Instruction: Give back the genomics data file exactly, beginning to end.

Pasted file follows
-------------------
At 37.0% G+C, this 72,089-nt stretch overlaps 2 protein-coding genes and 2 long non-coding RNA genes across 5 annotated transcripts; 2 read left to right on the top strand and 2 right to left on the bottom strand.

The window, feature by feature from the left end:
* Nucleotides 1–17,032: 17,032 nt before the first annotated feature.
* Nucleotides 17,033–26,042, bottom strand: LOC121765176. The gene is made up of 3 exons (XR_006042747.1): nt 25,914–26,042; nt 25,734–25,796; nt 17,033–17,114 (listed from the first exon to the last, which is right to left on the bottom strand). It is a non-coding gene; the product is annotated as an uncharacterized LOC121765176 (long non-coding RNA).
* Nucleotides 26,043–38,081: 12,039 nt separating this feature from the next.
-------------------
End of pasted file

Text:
At 37.0% G+C, this 72,089-nt stretch overlaps 2 protein-coding genes and 2 long non-coding RNA genes across 5 annotated transcripts; 2 read left to right on the top strand and 2 right to left on the bottom strand.

The window, feature by feature from the left end:
* Nucleotides 1–17,032: 17,032 nt before the first annotated feature.
* Nucleotides 17,033–26,042, bottom strand: LOC121765176. The gene is made up of 3 exons (XR_006042747.1): nt 25,914–26,042; nt 25,734–25,796; nt 17,033–17,114 (listed from the first exon to the last, which is right to left on the bottom strand). It is a non-coding gene; the product is annotated as an uncharacterized LOC121765176 (long non-coding RNA).
* Nucleotides 26,043–38,081: 12,039 nt separating this feature from the next.